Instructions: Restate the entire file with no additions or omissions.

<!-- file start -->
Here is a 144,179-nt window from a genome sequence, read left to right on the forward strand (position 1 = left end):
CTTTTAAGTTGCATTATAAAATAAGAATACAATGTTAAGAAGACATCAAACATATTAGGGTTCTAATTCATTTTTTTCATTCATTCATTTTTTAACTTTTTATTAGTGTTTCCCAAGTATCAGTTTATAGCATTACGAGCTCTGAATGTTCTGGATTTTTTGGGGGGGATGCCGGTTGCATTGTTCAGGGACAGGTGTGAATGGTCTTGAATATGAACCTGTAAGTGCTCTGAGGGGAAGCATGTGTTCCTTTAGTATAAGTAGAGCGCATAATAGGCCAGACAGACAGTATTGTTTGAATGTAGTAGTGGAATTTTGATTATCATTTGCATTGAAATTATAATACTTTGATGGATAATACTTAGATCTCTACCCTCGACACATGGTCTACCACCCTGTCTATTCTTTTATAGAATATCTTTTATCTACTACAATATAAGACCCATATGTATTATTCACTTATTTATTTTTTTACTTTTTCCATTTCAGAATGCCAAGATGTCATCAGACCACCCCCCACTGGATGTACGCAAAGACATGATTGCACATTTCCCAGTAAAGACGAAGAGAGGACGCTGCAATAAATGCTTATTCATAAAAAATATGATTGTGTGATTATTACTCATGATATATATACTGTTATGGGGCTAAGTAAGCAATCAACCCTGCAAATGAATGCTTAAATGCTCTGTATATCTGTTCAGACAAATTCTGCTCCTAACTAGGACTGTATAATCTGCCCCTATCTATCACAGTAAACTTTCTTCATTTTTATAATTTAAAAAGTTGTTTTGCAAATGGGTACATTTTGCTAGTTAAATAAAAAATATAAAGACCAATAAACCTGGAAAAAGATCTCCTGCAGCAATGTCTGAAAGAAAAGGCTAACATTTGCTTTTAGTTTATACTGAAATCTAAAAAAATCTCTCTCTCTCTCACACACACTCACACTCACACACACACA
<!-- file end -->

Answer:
Here is a 144,179-nt window from a genome sequence, read left to right on the forward strand (position 1 = left end):
CTTTTAAGTTGCATTATAAAATAAGAATACAATGTTAAGAAGACATCAAACATATTAGGGTTCTAATTCATTTTTTTCATTCATTCATTTTTTAACTTTTTATTAGTGTTTCCCAAGTATCAGTTTATAGCATTACGAGCTCTGAATGTTCTGGATTTTTTGGGGGGGATGCCGGTTGCATTGTTCAGGGACAGGTGTGAATGGTCTTGAATATGAACCTGTAAGTGCTCTGAGGGGAAGCATGTGTTCCTTTAGTATAAGTAGAGCGCATAATAGGCCAGACAGACAGTATTGTTTGAATGTAGTAGTGGAATTTTGATTATCATTTGCATTGAAATTATAATACTTTGATGGATAATACTTAGATCTCTACCCTCGACACATGGTCTACCACCCTGTCTATTCTTTTATAGAATATCTTTTATCTACTACAATATAAGACCCATATGTATTATTCACTTATTTATTTTTTTACTTTTTCCATTTCAGAATGCCAAGATGTCATCAGACCACCCCCCACTGGATGTACGCAAAGACATGATTGCACATTTCCCAGTAAAGACGAAGAGAGGACGCTGCAATAAATGCTTATTCATAAAAAATATGATTGTGTGATTATTACTCATGATATATATACTGTTATGGGGCTAAGTAAGCAATCAACCCTGCAAATGAATGCTTAAATGCTCTGTATATCTGTTCAGACAAATTCTGCTCCTAACTAGGACTGTATAATCTGCCCCTATCTATCACAGTAAACTTTCTTCATTTTTATAATTTAAAAAGTTGTTTTGCAAATGGGTACATTTTGCTAGTTAAATAAAAAATATAAAGACCAATAAACCTGGAAAAAGATCTCCTGCAGCAATGTCTGAAAGAAAAGGCTAACATTTGCTTTTAGTTTATACTGAAATCTAAAAAAATCTCTCTCTCTCTCACACACACTCACACTCACACACACACA